Marion says dancing naked in front of strangers can be a bit of an emotional challenge. "Sometimes it's scary, and sometimes you feel more de-clothed than others. ... It can get unnerving. I'd be lying if I said it didn't," she says. "Sometimes I'll look around the room, and I'm like, 'How did I get here?' Then again, I just try to keep a smile on my face. Sometimes I view work as a challenge. I say, 'Okay, I want to try to make rent tonight.'"
Is Sydney worried what people will think when they find out her mother is a stripper? "Yes and no," she says. "I'm kind of worried about what they might think about me and my mom and our family, but no because I don't care what they think. Our family is definitely not normal, but it's normal for our family."
After talking with Sydney, Lisa says her viewpoint shows wisdom. "If she's not judging her own mom, who gives everyone the right to do it?" Lisa says. "Frankly, Marian is there from the second those kids wake up in the morning, and as soon as those kids come home from school, she's right there. How many moms can say they have that kind of time?"
Marian not only hid the truth from her children—her own mother doesn't even know she is a stripper. "My mother thinks I'm a showroom model, but she will know before this show airs. She's always said, 'If you've got it, flaunt it.' I don't know if this is what she meant, but I think she'll love me anyway," Marian says. "The reason I was kind of trying to spare them [Sydney and her mother], I didn't want them to be embarrassed of me or disappointed."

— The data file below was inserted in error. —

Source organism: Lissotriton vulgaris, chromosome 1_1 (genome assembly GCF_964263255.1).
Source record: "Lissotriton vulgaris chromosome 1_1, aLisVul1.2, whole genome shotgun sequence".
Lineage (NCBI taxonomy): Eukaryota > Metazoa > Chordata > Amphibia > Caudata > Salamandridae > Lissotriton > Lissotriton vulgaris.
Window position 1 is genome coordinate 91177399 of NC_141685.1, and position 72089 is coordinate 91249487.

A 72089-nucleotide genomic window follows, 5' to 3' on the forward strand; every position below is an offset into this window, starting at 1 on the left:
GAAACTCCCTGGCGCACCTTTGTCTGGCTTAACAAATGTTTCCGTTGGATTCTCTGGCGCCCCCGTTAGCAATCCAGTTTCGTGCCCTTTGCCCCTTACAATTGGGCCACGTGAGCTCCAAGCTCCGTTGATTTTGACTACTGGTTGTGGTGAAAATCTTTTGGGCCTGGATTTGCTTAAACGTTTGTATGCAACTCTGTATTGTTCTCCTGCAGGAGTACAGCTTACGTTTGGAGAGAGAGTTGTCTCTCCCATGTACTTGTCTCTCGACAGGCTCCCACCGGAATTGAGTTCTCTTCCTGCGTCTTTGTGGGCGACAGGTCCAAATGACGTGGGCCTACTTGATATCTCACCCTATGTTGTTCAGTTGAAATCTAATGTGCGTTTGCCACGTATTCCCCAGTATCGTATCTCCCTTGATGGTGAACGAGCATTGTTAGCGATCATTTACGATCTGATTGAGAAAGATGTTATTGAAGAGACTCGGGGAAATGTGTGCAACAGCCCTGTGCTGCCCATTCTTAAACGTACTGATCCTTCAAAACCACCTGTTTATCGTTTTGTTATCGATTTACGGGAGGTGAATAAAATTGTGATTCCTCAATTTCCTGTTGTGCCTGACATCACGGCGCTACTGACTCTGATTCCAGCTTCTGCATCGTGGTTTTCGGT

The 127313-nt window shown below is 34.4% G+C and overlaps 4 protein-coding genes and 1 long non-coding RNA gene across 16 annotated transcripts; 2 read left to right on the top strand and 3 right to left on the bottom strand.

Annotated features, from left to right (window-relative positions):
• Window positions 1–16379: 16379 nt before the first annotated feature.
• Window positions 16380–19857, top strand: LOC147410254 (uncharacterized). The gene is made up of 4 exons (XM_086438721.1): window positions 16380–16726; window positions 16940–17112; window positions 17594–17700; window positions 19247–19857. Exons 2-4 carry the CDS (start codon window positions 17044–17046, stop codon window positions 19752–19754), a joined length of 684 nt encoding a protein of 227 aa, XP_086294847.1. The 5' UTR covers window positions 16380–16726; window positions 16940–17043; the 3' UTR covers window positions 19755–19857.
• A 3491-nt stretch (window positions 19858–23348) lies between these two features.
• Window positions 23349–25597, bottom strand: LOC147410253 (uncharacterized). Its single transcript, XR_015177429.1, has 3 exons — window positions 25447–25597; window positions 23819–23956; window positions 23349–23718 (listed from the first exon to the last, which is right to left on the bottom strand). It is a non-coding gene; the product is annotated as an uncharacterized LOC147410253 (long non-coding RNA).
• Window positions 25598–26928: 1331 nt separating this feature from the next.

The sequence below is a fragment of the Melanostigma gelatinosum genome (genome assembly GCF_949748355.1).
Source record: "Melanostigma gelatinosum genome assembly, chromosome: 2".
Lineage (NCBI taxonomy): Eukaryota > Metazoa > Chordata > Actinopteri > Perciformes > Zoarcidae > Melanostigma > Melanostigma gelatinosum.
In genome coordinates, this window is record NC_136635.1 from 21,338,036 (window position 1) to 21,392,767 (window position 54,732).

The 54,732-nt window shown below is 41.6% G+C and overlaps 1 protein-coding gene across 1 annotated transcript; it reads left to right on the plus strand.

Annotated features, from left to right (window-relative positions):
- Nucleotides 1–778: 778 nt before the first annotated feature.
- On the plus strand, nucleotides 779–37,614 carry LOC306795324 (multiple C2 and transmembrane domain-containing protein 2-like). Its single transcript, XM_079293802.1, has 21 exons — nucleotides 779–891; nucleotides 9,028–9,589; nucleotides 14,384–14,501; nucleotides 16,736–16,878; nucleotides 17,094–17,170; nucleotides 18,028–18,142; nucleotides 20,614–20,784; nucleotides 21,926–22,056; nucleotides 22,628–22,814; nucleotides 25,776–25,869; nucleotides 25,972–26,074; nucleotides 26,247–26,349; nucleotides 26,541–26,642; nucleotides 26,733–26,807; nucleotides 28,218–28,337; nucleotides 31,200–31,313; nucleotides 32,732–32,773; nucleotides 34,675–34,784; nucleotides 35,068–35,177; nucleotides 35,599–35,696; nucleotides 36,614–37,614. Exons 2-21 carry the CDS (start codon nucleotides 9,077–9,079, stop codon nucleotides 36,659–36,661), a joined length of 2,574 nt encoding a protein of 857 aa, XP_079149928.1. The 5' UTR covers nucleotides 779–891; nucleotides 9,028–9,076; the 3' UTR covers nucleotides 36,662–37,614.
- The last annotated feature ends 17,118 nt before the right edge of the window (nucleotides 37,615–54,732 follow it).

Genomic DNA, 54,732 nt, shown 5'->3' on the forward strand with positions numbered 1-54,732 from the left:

Stripping has improved Marian's financial situation and provided free time with her kids, but the 43-year-old says she knows it won't last forever. "I don't want to be out here with a cane, you know?" she says.
When it's time to stop dancing, Marian says she wants to find a career with the same perks—good pay and free time with the kids. She says she would love to be a personal trainer. "Fitness is a passion of mine," she says.
Lisa says she felt very skeptical when she took the assignment to interview Marian. "Spending the entire day with Marian and her kids and then seeing her naked was an unusual experience. It was a little disarming," Lisa says. "But I have to say that I think Marian is a really, really good mom who happens to be a stripper. That's her job. And she feels that this is the path that works for her."